Ask a fifth-year: Some tips for studying abroad

Doreza WillDear Will,

I was accepted into a study abroad program for this Spring Term, but I have all sorts of fears and doubts about it. I don’t know how I’m going to raise the money in time. I’m just in general nervous about living in a foreign country for such a long time. What should I do?

-Stressed in Senegal

Dear Stressed,

First of all, find a way to overcome the challenges you are facing right now. It’s very important that you’ve made the decision to study abroad and to back out now would be something you would surely regret.

There are many people at Lawrence who will help you find ways to get the money. Make sure you’re keeping your financial aid counselor, as well as the Off-Campus programs director up-to-date. If you have to take out a loan—no big deal. Most of us, for better or worse, are already deep in the habit of spending money we don’t have.

Then there’s the issue of your fears—academic failure, and general fear of being away from a familiar environment for a few months. Let me reassure you that these are truly fears worth conquering—in my own study abroad experience at the London Centre, learning to manage fear was really what helped me grow as a person and an intellectual.

I will say, however, that in most study-abroad programs you won’t have to worry about academic stress. The people in charge are well aware that what you really want to do is get out and explore your surroundings rather than hole up in a library for hours on end.

So, they’ve built the curriculum around this spirit of exploration. At Lawrence’s London Centre, most classes involve a component of going out into the city to art museums, theatres or historical landmarks, so you’re getting to see the city and receive a liberal-arts education all at the same time.

I can really identify with the fear of leaving home, too. You’re surrounded by new people, a new culture, new rules, new foods and definitely a new sense of independence and freedom. You’ll have to step way out of your comfort zone and realize you may very well be sleeping in confined spaces with complete strangers.

Sound familiar? It should. You’ve done this already. Simply by moving to Lawrence, you’ve learned how to adjust successfully to a completely new environment. And don’t underestimate what a challenge that can really be for people and how learning to live in a different country is really not that much more difficult.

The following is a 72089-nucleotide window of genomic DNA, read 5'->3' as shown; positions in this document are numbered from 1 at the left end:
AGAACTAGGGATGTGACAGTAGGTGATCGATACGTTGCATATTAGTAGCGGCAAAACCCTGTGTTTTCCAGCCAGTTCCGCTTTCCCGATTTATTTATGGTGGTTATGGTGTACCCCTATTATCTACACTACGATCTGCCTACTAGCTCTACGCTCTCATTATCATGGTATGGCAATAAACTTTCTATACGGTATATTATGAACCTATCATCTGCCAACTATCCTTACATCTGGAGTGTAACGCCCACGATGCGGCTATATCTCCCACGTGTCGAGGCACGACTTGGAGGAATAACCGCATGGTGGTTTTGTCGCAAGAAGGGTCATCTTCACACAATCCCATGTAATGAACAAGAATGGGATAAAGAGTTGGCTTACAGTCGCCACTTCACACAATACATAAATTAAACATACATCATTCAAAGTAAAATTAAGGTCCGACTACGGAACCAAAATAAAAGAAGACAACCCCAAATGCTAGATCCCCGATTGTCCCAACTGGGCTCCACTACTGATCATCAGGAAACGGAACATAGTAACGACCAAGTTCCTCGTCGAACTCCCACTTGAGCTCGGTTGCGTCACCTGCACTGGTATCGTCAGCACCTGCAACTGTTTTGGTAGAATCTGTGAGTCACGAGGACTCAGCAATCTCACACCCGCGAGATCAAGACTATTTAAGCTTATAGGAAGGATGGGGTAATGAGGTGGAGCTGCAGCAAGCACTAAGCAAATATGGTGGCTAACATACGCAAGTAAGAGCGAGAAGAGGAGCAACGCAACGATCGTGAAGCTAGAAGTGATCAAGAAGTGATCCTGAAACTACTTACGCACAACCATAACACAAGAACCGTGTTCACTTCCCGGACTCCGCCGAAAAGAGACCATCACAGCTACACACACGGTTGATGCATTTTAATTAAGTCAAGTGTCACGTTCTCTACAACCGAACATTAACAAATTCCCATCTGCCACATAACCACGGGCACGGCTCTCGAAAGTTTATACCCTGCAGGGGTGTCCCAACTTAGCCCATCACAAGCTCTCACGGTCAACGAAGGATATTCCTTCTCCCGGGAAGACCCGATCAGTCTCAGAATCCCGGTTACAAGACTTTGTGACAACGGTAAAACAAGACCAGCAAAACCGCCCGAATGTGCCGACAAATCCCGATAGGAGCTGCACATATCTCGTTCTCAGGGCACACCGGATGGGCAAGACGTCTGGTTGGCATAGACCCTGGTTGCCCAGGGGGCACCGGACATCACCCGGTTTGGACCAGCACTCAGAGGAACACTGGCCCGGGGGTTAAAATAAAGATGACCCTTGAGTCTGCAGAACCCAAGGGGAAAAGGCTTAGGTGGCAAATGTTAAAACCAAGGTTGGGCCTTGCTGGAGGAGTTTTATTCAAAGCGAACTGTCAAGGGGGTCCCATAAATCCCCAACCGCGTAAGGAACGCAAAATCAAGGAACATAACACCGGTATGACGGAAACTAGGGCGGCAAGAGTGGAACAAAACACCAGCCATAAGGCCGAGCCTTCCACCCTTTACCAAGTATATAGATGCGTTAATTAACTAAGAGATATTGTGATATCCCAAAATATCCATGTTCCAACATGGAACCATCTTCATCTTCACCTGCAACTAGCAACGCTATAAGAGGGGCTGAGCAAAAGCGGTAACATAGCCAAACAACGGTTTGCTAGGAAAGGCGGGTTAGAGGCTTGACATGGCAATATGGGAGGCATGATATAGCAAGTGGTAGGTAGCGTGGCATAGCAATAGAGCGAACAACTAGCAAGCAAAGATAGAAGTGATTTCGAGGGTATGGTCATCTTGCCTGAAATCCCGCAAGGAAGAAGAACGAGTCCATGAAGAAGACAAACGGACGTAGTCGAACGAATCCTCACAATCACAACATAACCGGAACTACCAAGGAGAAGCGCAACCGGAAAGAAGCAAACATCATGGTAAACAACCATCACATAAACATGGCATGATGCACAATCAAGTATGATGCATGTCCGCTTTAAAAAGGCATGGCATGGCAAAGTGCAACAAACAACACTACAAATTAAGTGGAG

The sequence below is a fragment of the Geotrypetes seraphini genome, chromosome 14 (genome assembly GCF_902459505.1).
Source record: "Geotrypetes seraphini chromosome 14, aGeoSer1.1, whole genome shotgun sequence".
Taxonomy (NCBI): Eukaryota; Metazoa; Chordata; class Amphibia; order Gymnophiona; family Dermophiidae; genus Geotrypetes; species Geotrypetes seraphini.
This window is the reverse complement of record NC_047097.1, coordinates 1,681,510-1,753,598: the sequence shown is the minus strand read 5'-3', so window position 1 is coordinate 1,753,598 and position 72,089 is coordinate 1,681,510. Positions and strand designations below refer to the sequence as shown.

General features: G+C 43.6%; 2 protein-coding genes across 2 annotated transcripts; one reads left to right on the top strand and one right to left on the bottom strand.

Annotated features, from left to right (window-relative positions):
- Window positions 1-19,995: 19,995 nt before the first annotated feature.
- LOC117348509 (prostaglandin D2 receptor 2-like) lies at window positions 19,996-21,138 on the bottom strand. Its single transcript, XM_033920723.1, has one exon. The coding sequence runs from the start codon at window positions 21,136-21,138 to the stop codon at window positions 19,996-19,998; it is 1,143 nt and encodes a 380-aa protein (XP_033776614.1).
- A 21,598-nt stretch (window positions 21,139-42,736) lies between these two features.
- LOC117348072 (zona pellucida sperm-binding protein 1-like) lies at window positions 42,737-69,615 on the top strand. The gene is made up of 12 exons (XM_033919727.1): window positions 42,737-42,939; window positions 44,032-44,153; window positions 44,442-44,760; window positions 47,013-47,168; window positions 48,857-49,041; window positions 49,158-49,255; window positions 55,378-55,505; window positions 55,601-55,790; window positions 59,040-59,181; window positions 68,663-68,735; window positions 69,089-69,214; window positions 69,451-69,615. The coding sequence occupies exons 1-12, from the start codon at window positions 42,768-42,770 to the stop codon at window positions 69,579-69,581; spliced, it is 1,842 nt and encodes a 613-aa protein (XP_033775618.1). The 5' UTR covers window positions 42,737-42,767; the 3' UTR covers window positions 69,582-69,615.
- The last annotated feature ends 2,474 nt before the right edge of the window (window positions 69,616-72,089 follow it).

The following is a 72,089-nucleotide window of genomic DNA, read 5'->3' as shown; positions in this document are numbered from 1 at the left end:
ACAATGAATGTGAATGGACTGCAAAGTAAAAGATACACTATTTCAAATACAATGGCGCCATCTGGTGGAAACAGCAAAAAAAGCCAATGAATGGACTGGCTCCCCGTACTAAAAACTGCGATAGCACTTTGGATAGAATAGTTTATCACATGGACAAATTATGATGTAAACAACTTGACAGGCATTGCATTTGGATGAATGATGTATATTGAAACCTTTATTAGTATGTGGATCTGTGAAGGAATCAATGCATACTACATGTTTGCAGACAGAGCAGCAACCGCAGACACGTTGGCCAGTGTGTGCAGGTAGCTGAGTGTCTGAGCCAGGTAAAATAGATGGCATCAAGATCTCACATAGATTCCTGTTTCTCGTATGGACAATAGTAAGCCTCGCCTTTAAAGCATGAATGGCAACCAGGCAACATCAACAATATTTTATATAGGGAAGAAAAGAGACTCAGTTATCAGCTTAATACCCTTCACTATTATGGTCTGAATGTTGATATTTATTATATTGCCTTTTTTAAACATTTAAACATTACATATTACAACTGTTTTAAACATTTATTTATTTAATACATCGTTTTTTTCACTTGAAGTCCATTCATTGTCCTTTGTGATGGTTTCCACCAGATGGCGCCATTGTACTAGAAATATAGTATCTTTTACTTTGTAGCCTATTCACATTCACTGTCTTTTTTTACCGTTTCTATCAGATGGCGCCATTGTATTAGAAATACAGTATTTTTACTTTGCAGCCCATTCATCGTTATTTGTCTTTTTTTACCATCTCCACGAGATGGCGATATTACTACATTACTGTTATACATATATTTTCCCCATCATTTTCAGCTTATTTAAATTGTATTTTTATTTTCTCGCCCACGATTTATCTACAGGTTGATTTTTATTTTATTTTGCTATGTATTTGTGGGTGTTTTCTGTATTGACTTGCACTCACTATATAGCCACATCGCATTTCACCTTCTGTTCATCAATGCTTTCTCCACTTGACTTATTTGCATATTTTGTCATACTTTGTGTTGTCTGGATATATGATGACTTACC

It’s definitely an adjustment that I guarantee you’re prepared for—but it’s going to give you an even deeper liberal arts experience than your domestic comrades. However, its a challenge in its own to get the most out of studying abroad—your everyday decisions really have a major part in shaping your overall experience.

And I’ll say what I’ve been saying for the past few weeks in my column—don’t let silly trivial fears get in the way of taking risks. Go to that hole-in-the-wall restaurant rather than McDonald’s. If you find you like fish and chips, don’t allow yourself to get away with ordering that every time you go to a pub. Hate Germany? Spend a week in Germany.

It’s so important when you’re abroad to soak up as much as possible because, even though it may seem like a long time, it will fly by and the time you spend lazing about the flat is time you’ll wish you had used in the future. That said, it’s wise to realize there is definitely a healthy balance of activity and rest that you’ll need to figure out.

When you get back, you’ll find regret is actually a huge challenge. You’ll want to remember your time abroad fondly, but regret will get in the way. As I’m currently dealing with this challenge myself, I have a hard time giving you advice on how to overcome it. What I’ve found to work is realizing that being abroad in general has changed me in eye-opening ways that I’ll be unpacking for years to come—so I should stop dwelling on what I should have done and be excited for how I’m going to see the world in the future.